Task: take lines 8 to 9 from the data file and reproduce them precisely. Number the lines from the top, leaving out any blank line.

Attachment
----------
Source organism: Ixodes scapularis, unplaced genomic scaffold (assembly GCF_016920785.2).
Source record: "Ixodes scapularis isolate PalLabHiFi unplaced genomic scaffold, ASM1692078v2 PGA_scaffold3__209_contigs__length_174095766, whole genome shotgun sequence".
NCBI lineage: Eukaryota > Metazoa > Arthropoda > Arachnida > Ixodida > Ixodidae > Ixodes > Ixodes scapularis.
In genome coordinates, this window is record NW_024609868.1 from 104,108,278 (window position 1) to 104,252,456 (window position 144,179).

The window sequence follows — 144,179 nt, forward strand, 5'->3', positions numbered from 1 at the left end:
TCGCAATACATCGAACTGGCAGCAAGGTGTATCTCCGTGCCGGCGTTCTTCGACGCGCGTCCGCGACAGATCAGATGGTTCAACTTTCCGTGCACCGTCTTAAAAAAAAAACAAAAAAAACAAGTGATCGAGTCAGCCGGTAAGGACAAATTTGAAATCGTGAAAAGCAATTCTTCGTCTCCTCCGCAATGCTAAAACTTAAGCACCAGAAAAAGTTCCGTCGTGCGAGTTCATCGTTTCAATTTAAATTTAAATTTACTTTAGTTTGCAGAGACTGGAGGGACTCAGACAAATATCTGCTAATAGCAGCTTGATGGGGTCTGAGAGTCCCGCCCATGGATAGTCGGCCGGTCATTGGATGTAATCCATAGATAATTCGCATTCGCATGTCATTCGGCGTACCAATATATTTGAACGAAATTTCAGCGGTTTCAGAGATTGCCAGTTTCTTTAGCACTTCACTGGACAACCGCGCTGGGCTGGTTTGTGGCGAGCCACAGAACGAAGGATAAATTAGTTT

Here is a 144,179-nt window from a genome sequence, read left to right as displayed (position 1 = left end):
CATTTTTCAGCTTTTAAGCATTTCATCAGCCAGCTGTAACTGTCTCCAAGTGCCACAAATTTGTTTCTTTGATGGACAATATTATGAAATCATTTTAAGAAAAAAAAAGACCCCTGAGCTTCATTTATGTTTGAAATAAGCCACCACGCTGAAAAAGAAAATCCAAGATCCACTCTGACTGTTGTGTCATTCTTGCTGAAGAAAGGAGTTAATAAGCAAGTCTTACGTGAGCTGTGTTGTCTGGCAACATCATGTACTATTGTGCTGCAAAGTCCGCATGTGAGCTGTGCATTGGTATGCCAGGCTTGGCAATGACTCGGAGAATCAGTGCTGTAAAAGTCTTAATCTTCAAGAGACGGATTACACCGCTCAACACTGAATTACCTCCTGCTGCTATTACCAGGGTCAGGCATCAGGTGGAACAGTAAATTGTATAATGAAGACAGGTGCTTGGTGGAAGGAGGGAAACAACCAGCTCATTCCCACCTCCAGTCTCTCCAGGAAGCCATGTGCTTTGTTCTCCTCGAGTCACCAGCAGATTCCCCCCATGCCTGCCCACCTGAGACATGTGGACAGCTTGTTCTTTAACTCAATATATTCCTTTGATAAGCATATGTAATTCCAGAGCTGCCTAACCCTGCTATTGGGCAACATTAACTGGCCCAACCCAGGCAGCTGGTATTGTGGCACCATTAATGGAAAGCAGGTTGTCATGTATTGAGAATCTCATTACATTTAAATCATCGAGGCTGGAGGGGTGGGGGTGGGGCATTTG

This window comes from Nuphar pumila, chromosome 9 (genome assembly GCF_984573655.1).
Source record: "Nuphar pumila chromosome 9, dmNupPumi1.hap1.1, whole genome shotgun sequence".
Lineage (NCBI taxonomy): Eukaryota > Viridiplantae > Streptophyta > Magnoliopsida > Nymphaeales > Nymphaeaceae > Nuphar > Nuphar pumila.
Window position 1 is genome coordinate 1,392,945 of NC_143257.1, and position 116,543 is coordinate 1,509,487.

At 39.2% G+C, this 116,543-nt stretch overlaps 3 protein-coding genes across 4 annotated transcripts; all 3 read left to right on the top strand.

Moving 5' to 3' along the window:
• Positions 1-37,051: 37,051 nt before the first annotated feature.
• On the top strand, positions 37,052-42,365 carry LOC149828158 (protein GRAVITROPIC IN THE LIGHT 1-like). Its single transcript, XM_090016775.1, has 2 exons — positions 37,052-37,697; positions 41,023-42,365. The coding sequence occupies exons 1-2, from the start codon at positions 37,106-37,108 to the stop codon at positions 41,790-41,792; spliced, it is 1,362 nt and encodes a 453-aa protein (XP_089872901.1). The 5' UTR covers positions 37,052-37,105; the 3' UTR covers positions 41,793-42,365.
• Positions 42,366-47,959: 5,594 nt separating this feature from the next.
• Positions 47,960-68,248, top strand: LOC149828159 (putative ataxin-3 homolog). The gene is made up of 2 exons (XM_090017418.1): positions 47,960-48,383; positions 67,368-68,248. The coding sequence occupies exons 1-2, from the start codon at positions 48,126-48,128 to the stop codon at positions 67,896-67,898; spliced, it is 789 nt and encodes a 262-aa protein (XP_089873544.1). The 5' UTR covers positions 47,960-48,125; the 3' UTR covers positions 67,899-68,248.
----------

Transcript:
CATTTTTCAGCTTTTAAGCATTTCATCAGCCAGCTGTAACTGTCTCCAAGTGCCACAAATTTGTTTCTTTGATGGACAATATTATGAAATCATTTTAAGAAAAAAAAAGACCCCTGAGCTTCATTTATGTTTGAAATAAGCCACCACGCTGAAAAAGAAAATCCAAGATCCACTCTGACTGTTGTGTCATTCTTGCTGAAGAAAGGAGTTAATAAGCAAGTCTTACGTGAGCTGTGTTGTCTGGCAACATCATGTACTATTGTGCTGCAAAGTCCGCATGTGAGCTGTGCATTGGTATGCCAGGCTTGGCAATGACTCGGAGAATCAGTGCTGTAAAAGTCTTAATCTTCAAGAGACGGATTACACCGCTCAACACTGAATTACCTCCTGCTGCTATTACCAGGGTCAGGCATCAGGTGGAACAGTAAATTGTATAATGAAGACAGGTGCTTGGTGGAAGGAGGGAAACAACCAGCTCATTCCCACCTCCAGTCTCTCCAGGAAGCCATGTGCTTTGTTCTCCTCGAGTCACCAGCAGATTCCCCCCATGCCTGCCCACCTGAGACATGTGGACAGCTTGTTCTTTAACTCAATATATTCCTTTGATAAGCATATGTAATTCCAGAGCTGCCTAACCCTGCTATTGGGCAACATTAACTGGCCCAACCCAGGCAGCTGGTATTGTGGCACCATTAATGGAAAGCAGGTTGTCATGTATTGAGAATCTCATTACATTTAAATCATCGAGGCTGGAGGGGTGGGGGTGGGGCATTTG

This window comes from Nuphar pumila, chromosome 9 (genome assembly GCF_984573655.1).